Would you take COVID vaccine in pill form? Biovac exploring this possibility

On Thursday, Biovac announced a local manufacturing partnership with US-based immunotherapy firm - ImmunityBio.

FILE: Biovac CEO Morena Makhoana said there were several reasons why a COVID-19 vaccine in the form of a tablet would be better for South Africa. Picture: 123rf.com

JOHANNESBURG/CAPE TOWN – Biovac chief executive officer (CEO) Dr Morena Makhoana on Friday said the company hoped to see the manufacturing of a COVID-19 vaccine in the form of an oral tablet, pending the outcome of a clinical trial, which would make it ideal for South Africans.

On Thursday, Biovac announced a local manufacturing partnership with US-based immunotherapy firm - ImmunityBio.

The collaboration aims to develop capability in South Africa for the full value-chain manufacturing of vaccines.

The first stage of this will be a locally manufactured version of ImmunityBio's second-generation COVID-19 vaccine, which is aimed at being more broadly protective against the virus and its emerging variants.

Makhoana said there were several reasons why a COVID-19 vaccine in the form of a tablet would be better for South Africa.

“It may take us a bit of time to test whether the pill form works equally as the injectable. That would be quite exciting if the vaccine would be in tablet form. If for whatever reason we need to stick to injectables, that should be the case. Many people are afraid of injections, so you are also assisting compliance if people can take that pill.”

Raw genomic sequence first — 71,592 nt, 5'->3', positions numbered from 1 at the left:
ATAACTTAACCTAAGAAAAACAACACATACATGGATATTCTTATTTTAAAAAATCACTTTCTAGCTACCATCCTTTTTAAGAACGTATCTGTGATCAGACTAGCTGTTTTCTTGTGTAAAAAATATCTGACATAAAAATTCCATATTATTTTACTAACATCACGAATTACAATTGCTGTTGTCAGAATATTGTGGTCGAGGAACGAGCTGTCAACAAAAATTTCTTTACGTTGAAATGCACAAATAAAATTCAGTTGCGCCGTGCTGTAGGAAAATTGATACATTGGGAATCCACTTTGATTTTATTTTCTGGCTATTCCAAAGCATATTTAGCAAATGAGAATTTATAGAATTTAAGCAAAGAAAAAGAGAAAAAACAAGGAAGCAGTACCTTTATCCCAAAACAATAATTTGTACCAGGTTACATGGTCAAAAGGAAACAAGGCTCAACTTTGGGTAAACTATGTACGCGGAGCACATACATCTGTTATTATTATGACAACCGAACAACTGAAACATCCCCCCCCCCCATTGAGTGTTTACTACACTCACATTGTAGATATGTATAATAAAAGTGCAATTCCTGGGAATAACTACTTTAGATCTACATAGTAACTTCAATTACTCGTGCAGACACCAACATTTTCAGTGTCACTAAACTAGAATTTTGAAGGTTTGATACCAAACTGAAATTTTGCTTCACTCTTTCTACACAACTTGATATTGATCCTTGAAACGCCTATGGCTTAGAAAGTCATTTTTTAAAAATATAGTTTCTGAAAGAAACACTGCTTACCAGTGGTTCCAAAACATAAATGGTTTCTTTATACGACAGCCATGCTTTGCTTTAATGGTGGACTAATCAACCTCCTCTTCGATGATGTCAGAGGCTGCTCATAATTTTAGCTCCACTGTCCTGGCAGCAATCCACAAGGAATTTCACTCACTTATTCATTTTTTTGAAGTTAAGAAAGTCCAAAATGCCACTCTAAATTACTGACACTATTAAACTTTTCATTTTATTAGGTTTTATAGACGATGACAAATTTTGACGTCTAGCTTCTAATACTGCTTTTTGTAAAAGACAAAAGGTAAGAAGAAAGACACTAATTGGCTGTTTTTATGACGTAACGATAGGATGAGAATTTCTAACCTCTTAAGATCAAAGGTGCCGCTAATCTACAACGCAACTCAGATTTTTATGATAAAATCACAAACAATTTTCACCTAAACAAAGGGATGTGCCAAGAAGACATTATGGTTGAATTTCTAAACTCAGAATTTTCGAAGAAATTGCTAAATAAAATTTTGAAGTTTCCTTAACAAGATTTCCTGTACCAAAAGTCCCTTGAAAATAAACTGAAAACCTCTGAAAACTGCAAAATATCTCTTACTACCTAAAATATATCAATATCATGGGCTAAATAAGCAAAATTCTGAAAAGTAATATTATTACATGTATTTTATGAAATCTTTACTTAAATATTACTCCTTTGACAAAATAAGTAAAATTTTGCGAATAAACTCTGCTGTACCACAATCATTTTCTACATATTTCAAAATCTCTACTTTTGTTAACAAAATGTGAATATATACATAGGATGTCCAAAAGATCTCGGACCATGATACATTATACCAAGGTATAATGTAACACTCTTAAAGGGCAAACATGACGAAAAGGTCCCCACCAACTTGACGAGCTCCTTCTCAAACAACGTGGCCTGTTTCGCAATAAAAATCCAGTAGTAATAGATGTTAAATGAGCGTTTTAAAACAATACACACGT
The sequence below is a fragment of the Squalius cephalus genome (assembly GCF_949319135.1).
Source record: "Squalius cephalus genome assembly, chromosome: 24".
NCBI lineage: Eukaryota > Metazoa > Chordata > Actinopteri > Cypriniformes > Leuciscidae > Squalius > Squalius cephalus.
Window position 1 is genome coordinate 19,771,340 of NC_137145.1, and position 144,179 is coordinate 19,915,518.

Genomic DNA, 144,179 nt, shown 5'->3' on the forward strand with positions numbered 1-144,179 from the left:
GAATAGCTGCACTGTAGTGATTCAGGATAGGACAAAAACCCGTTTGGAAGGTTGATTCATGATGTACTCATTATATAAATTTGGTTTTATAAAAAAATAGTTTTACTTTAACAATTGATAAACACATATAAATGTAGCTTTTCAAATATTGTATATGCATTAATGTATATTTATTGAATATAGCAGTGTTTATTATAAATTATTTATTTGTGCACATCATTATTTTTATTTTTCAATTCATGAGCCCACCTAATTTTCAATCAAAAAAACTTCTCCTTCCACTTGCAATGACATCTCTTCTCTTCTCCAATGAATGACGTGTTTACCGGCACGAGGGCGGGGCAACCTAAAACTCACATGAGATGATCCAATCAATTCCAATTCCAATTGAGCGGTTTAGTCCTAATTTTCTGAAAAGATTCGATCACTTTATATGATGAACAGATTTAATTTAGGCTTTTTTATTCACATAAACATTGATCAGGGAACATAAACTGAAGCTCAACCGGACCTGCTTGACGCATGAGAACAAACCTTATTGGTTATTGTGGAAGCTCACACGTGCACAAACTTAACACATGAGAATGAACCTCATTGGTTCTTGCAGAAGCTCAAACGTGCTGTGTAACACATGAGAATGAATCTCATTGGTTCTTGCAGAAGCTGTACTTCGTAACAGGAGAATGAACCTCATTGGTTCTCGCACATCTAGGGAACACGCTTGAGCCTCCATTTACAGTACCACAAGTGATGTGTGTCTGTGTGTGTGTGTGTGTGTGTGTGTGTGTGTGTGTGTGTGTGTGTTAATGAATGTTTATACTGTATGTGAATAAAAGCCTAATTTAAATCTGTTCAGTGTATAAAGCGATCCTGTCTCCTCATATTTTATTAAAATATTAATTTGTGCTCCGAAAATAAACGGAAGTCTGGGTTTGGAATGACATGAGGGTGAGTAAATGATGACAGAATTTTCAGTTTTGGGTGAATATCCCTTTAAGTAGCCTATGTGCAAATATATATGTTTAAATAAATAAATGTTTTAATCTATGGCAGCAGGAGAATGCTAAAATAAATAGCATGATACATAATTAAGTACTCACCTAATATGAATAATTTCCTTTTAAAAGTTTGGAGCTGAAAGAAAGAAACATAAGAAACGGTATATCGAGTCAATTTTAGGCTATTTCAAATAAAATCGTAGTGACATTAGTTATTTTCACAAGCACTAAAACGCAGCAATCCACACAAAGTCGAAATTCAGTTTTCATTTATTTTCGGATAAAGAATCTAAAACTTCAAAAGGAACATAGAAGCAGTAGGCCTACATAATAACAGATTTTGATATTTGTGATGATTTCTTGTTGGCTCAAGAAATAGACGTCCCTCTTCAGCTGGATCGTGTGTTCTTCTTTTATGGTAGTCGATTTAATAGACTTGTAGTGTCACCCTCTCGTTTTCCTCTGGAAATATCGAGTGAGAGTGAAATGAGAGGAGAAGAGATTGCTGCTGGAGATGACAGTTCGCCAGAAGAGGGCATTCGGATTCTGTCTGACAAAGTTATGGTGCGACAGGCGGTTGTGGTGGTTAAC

LISTEN: Biovac partners with US company to manufacture vaccines locally

SA VACCINE ROLLOUT MOVING 'NOT AT A VERY GOOD PACE'

At the same time, Deputy President David Mabuza on Thursday said the country's COVID-19 vaccination plans were ongoing, but he admitted that it was not moving at the pace government would have liked.

Mabuza said getting their hands on the jabs remained challenging.

“In the next few weeks, we are expecting more vaccines. We thought by the end of March we will reached a million, but it looks like in the second week of April that is when we are going to reach a million. But inoculation is continuing, though not at a very good pace.”

The deputy president, who is also the chairperson of the inter-ministerial committee on COVID-19 vaccines, visited the Biovac Institute in Pinelands on Thursday. The facility helps with the storage of vaccine doses.

Mabuza added that the rollout may have to be delayed.

“I see us pushing back, maybe the second phase might start in the second week of April, because we must first finish with health workers.”

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